Alex Alexander  27:24

You’re talking my language. Yeah, Noah. 

Noah Mastoridis  27:26

…entire country, we’re like, oh, my God, like everyone got together again, because we all share that fear. It was, oh, we all have an opportunity of dying. So let’s just try to like, be together for this moment. And we just forget that because we let fear get in the way.

Alex Alexander  27:42

Yeah, I always say that. You know, like the grief club is the one club that everyone will be a part of, but nobody wants to be a member. And I quite often refer to that as like, you know, losing a parent or a spouse or somebody like really close to you, a best friend. But you’re so right. Like, we’re just all going through grief all the time that we don’t want to acknowledge that we all share in and in these certain moments, we come together and then we try and be like, no, no, no, no. But, you know, we don’t grieve the same way. You know, this is a common experience. And we’re all scared of it and the things that bring it.

Noah Mastoridis  28:23

Yeah, I genuinely think regardless of privilege or anything, no one… and if you do, shout out to you, but I’ve never met anyone who 100% feels understood and seen. And so when I see people who are like, “Oh, I don’t agree with transgender people, or homosexuals”, and this and that, it’s like I say this all the time. It’s, I’m not asking you to understand why I am the way I am. I’m asking you to see the common similarity that we have of not feeling seen, of not feeling heard. And if this thing makes me feel seen and heard, who are you to reject that from me? Because it’s not affecting you at all. And if it is, that’s your own subconscious thing that you have pushed out and need to do the work on.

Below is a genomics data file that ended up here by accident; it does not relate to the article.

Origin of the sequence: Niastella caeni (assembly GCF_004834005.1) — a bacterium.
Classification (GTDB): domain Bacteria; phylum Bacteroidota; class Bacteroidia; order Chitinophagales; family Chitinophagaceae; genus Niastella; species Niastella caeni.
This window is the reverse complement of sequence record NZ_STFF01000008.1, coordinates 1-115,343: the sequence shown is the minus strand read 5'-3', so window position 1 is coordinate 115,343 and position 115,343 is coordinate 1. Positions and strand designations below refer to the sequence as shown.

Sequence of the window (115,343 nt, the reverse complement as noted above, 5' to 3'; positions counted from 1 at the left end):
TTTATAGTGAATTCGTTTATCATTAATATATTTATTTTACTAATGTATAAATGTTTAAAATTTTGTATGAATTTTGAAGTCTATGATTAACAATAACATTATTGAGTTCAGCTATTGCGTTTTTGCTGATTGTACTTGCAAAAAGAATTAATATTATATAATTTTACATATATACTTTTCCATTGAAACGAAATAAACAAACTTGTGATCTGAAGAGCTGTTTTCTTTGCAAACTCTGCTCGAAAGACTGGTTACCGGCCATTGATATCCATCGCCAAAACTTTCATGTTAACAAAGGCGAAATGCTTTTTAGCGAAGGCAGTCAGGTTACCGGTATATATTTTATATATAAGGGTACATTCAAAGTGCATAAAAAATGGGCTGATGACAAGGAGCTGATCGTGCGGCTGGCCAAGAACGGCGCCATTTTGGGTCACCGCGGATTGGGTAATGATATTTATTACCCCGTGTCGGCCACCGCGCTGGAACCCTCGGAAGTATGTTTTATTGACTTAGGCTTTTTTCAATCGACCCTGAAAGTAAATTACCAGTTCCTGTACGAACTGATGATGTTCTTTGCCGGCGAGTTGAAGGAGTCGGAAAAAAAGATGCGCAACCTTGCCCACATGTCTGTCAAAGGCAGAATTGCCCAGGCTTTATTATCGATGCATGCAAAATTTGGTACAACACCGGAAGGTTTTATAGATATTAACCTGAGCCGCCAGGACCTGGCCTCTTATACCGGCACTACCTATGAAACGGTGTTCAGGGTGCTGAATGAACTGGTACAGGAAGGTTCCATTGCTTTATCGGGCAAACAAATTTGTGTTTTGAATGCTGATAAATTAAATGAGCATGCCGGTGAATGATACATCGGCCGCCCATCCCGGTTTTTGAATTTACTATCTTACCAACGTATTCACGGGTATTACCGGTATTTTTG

Alex Alexander  29:15

Yeah, there’s a podcast episode, I reference this all the time now. And I want everybody to listen to it. I have listened to this podcast episode, and I’m about to tell you about three times. I think it is truly one of the most important podcast episodes I’ve ever listened to. I will listen to it probably three more times. In fact, I’ve told multiple people about it this week, so I should just go read this. It’s by Alok Ved Menon in The Man Enough podcast. Alok is a non binary activist. They talk about in the episode that somewhere along the way we’ve been led to believe that we need to understand each other, to allow each other to be who we are. We’re never going to understand how each person in this world lives. Why do we keep insisting that we need to understand people’s choices? That’s impossible. Like, just have compassion for the fact that we are all different. And that you’re so right that we want to be seen and move on.

Noah Mastoridis  30:23

We all want to feel accepted. Yeah. Like we can all have that in common is that we all want to feel accepted. So what can I do to help you feel accepted? And what can you do to help me feel accepted? So yes, like compassion is so important. And just trying to acknowledge that like, oh, people share the pain that I have in a total different form.

Alex Alexander  30:44

Yeah. So I have a question for you around that. When you came out, and you decided that one, it sounds like you already had friends who were part of the queer community, but like when you decided to lean in and be intentional, like, build these connections in your life that felt more authentic, was that easy or hard for you? And that might be a really loaded question. That also is really off base.

Noah Mastoridis  31:17

No, it’s great. It was really, really hard for me because I had been out to my friends for years. I literally just came out to my family two weeks ago. Like I sent them letters in the mail. I have not…

Alex Alexander  31:36

Two weeks ago from the time of recording this podcast? 

Noah Mastoridis  31:38

Yeah, from the time of recording this podcast. 

Alex Alexander  31:40

Noah, thanks for being here. Oh, my gosh, okay, keep going. Yeah.

Noah Mastoridis  31:45